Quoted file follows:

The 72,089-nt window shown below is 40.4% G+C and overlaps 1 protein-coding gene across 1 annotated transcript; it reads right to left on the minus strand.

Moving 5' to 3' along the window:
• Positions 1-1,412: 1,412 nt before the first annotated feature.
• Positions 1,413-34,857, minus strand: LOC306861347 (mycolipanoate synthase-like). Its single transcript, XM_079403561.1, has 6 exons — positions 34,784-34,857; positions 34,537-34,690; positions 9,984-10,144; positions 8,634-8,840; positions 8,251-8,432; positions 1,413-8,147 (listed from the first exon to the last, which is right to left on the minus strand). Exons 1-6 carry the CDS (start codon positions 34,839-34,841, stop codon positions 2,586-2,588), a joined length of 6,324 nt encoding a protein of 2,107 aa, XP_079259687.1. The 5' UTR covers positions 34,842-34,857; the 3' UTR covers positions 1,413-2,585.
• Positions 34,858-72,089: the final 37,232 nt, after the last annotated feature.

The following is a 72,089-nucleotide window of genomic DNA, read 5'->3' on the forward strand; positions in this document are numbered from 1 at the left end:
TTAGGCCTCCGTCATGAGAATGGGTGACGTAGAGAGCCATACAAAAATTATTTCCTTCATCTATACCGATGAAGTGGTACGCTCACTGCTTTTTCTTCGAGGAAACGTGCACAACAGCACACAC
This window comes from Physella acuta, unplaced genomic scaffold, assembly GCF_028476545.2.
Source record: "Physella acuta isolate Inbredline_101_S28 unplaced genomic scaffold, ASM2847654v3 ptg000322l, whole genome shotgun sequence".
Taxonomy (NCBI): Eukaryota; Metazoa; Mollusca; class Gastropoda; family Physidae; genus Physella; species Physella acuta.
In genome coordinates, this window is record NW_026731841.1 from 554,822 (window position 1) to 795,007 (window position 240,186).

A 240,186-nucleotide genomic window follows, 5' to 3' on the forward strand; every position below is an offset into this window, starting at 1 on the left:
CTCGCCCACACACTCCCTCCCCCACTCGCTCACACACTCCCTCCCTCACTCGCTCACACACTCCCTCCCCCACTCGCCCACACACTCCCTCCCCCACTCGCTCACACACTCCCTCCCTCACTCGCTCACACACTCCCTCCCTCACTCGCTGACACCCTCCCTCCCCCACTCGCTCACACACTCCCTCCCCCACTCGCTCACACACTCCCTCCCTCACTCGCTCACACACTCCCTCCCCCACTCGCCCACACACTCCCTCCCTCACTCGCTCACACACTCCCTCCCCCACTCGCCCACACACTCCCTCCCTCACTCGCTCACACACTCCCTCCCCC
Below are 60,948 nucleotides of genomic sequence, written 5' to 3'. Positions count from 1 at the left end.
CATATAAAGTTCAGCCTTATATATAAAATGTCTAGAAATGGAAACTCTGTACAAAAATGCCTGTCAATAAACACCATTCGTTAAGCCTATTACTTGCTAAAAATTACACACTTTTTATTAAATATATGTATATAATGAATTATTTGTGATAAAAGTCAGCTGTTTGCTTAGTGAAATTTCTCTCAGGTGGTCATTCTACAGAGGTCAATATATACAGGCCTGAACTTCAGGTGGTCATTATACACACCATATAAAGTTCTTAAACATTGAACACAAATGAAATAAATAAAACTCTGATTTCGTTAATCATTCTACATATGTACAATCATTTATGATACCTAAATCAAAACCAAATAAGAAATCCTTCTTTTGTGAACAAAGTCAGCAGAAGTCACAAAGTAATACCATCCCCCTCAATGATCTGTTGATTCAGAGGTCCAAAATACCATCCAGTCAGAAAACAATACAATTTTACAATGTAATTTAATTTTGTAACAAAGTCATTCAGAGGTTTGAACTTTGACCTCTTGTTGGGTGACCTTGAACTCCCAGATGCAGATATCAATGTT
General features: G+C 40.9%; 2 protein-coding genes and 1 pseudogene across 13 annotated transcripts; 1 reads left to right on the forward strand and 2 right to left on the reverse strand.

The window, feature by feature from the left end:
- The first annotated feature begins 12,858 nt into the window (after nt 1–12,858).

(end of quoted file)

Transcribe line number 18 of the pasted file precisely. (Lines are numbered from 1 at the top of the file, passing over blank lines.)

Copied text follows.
- The first annotated feature begins 12,858 nt into the window (after nt 1–12,858).